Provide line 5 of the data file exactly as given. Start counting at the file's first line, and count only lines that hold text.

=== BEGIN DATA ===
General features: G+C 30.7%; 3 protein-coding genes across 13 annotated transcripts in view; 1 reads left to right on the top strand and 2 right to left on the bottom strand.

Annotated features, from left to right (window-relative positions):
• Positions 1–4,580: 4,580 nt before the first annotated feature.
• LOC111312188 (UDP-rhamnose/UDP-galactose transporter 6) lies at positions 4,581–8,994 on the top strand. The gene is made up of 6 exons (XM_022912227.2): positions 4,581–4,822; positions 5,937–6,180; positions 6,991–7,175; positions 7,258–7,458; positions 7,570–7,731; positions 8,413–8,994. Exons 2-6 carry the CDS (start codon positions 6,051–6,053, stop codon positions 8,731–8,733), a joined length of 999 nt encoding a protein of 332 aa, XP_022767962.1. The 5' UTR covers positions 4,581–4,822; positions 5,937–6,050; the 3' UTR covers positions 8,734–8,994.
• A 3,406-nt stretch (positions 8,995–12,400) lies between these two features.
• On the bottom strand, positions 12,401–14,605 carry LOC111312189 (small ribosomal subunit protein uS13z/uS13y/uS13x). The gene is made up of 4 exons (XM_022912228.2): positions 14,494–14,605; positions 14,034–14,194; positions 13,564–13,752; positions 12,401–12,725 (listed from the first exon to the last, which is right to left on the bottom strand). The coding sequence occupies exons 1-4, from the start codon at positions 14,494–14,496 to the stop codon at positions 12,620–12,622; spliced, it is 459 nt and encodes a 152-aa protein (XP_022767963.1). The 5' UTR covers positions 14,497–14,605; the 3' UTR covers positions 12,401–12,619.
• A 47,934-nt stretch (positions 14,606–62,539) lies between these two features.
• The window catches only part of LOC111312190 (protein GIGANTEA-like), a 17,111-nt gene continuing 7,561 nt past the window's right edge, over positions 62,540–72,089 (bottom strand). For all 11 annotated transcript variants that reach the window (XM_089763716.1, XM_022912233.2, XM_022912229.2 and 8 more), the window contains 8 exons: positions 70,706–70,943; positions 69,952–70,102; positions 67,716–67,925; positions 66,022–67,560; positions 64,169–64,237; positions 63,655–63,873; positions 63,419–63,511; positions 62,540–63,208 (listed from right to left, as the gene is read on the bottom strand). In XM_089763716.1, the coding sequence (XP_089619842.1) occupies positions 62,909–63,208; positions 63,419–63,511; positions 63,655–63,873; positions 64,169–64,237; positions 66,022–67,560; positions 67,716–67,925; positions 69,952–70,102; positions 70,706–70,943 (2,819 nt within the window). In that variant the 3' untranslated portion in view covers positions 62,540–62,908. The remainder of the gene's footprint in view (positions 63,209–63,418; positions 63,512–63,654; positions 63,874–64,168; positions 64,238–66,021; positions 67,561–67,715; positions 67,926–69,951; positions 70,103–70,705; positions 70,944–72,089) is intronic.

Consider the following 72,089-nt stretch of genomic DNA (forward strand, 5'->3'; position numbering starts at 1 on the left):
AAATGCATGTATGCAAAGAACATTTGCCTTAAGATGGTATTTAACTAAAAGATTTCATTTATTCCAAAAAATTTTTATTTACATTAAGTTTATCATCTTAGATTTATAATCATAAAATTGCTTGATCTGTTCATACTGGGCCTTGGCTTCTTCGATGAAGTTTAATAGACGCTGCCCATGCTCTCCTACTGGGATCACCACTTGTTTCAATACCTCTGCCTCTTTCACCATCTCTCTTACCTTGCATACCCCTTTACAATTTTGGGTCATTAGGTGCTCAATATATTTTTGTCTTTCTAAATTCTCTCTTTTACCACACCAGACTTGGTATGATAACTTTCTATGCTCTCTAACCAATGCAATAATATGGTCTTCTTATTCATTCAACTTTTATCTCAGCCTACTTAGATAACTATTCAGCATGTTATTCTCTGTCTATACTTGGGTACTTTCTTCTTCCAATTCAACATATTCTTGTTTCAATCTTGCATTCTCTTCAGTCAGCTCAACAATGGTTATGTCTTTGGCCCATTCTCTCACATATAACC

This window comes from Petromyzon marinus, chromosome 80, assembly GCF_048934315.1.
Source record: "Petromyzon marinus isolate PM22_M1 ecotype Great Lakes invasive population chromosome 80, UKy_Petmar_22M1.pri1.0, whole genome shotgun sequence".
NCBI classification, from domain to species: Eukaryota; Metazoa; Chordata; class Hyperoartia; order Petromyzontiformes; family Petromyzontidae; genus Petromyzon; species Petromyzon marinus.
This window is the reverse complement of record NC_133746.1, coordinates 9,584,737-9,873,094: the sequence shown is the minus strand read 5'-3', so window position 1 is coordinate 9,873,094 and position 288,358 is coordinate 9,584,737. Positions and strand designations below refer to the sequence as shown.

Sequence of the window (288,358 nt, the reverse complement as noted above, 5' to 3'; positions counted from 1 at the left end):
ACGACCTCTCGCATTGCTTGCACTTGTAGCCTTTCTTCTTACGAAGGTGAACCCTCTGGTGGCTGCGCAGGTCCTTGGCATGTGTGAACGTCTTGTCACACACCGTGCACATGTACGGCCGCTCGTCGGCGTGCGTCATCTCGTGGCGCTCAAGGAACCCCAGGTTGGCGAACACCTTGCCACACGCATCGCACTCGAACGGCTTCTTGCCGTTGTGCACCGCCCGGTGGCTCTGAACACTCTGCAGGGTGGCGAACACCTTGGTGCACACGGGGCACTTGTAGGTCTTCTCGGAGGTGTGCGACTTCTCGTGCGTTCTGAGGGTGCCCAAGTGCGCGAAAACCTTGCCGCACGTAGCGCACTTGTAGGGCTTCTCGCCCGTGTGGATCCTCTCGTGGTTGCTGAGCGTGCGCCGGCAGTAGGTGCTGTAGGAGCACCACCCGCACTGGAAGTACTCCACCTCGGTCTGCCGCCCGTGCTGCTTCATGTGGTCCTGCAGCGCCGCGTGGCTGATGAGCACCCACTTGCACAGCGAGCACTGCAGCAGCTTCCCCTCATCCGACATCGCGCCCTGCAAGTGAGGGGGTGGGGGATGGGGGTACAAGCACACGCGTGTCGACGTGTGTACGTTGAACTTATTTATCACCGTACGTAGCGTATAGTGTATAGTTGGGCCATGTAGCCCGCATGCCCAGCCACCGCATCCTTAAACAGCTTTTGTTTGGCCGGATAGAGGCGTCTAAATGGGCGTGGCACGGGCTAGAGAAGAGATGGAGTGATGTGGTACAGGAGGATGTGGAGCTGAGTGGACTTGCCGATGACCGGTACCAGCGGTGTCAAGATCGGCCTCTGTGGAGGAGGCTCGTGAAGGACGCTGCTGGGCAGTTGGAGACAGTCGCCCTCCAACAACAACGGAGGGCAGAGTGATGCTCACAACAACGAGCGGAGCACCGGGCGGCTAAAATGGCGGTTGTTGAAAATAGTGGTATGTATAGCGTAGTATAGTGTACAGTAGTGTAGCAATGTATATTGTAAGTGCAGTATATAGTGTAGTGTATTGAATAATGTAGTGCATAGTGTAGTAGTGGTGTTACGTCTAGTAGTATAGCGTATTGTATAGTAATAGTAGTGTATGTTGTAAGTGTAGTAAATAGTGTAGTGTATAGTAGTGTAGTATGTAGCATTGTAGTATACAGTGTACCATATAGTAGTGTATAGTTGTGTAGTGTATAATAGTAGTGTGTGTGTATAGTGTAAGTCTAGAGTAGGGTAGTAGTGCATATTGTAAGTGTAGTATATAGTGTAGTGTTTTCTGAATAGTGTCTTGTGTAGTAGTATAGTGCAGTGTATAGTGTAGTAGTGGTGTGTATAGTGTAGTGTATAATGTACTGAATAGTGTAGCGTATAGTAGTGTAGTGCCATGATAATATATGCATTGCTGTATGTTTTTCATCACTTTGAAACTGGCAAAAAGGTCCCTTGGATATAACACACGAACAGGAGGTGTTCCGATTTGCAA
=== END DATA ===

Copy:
• A 3,406-nt stretch (positions 8,995–12,400) lies between these two features.